Neve Shalom Peace Village in ‘price tag’ attack

08 Jun 2012

Israeli police have launched an investigation into a suspected ‘price tag’ attack on the mixed Jewish-Arab village of Neve Shalom ~ Wahat al-Salam on 8 June. Cars and buildings were vandalised and spray-painted with the slogans “death to Arabs” and “regards from Ulpana,” referring to the Israeli government’s decision to uphold a High Court ruling to evacuate five homes in the Ulpana outpost that were illegally built on Palestinian-owned land.

The village of Neve Shalom ~ Wahat al-Salam is situated mid-way between Tel Aviv and Jerusalem and was established in the 1970s, as the first community for Jewish and Palestinian citizens of Israel to live together. It is currently home to sixty Jewish, Christian and Muslim families, with plans to build a further 90 homes to accommodate its waiting list.

In response to the attacks, the Neve Shalom Secretary Gideon Suleimani told the Yediot Ahronoth newspaper that “we are trying to promote peace and coexistence, and what happened here was a political act aimed at shattering this (initiative).”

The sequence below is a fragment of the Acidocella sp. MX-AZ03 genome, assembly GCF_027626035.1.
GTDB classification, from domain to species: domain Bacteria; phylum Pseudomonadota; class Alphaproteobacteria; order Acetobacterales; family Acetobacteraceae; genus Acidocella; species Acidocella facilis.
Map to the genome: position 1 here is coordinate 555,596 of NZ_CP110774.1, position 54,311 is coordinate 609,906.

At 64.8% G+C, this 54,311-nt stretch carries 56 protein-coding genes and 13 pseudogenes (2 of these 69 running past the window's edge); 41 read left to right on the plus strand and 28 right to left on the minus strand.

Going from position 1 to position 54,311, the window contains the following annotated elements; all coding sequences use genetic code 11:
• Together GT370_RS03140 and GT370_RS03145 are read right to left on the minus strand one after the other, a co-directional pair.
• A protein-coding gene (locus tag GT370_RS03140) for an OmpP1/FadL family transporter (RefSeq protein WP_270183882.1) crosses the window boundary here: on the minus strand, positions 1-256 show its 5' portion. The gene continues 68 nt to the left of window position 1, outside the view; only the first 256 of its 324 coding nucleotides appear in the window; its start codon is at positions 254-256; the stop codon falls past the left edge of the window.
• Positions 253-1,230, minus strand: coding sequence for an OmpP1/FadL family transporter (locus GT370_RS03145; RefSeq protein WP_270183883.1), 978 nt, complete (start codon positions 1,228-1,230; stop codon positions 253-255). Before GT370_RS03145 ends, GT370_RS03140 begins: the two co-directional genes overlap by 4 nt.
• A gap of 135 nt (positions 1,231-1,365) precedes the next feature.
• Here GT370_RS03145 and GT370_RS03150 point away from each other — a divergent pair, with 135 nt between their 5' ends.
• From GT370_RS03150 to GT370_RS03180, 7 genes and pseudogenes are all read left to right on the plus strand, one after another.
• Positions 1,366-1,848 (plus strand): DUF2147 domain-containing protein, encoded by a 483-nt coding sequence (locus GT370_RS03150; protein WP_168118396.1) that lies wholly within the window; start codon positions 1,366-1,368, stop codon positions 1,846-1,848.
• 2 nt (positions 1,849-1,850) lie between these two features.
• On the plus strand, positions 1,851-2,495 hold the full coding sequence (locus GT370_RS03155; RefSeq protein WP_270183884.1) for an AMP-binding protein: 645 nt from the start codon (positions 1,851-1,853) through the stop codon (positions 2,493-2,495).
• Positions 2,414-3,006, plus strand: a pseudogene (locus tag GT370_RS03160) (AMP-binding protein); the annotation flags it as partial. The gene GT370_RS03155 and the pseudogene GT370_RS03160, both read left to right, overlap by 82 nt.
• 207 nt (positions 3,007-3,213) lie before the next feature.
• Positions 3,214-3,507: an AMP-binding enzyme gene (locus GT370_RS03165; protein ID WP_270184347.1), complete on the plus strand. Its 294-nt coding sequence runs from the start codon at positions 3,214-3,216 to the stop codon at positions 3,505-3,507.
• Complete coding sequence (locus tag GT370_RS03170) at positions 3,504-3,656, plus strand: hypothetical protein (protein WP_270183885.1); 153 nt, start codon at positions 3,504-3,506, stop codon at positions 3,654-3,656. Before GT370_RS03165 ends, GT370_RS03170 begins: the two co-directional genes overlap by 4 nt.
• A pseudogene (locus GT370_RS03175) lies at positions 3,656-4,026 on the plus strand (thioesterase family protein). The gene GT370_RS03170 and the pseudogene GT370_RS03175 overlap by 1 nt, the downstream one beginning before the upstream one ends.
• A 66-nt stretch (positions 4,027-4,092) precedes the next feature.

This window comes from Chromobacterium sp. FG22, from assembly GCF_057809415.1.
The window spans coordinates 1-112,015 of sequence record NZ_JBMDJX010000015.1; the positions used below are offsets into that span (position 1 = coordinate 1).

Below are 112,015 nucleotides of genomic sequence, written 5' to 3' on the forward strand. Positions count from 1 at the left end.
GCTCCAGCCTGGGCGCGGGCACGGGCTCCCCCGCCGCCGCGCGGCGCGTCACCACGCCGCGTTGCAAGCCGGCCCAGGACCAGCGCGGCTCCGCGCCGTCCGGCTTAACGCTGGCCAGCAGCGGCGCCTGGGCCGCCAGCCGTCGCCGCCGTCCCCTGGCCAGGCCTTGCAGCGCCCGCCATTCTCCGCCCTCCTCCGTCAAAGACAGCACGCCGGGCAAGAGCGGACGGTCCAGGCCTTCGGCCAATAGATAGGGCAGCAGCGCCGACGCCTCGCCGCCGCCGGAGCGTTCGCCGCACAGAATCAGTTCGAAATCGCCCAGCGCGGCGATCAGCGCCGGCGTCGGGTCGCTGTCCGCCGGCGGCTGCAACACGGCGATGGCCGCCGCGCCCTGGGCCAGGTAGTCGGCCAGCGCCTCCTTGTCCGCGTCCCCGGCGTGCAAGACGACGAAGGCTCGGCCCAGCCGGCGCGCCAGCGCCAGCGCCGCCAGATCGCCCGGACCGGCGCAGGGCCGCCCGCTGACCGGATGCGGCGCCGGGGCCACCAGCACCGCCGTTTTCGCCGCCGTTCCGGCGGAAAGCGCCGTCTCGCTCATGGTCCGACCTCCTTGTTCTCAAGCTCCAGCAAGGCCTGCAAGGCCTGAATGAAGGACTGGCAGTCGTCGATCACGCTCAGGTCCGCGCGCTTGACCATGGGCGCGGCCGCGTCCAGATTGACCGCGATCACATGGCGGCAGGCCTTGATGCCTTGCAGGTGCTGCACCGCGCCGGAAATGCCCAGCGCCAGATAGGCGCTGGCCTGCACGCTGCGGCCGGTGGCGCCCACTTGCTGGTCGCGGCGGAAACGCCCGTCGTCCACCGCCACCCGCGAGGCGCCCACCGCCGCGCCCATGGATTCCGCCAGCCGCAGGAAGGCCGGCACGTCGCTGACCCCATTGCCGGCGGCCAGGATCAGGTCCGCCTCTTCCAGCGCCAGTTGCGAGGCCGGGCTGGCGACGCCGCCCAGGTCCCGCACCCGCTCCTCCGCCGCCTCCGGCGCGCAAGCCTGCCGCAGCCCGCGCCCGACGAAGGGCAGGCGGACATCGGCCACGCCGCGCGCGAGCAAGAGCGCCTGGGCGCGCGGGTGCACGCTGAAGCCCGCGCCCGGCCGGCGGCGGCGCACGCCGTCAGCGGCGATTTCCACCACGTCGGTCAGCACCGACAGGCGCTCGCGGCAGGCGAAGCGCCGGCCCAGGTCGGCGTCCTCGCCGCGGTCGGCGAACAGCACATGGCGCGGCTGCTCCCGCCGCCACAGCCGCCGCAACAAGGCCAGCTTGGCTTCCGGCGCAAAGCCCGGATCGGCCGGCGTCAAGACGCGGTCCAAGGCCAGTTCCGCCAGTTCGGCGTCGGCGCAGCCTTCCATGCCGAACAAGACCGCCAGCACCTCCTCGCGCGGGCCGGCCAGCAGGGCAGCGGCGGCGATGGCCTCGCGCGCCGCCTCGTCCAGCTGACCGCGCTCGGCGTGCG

The Board of Deputies of British Jews also released a statement condemning the attack, stating that:

“Neve Shalom is a cooperative village jointly founded by Israeli Jews and Israeli Arabs, and aims to show that the two can live together peacefully. It is a beacon of hope and has achieved international recognition for its efforts in this field.

This appears to be another example of a ‘price tag’ attack, but even by the standards of this disgraceful vigilante trend it is appalling, being the second attack this year on a school working in the area of coexistence between Jews and Arabs.”

‘Price tag’ attacks usually involve damage to property and violence, and are carried out by extremist settlers and their supporters in response to government policy viewed as harming settlements or following Palestinian violence against settlers. They often target Palestinians and Israeli security forces in the West Bank but are becoming increasingly common within Israel.

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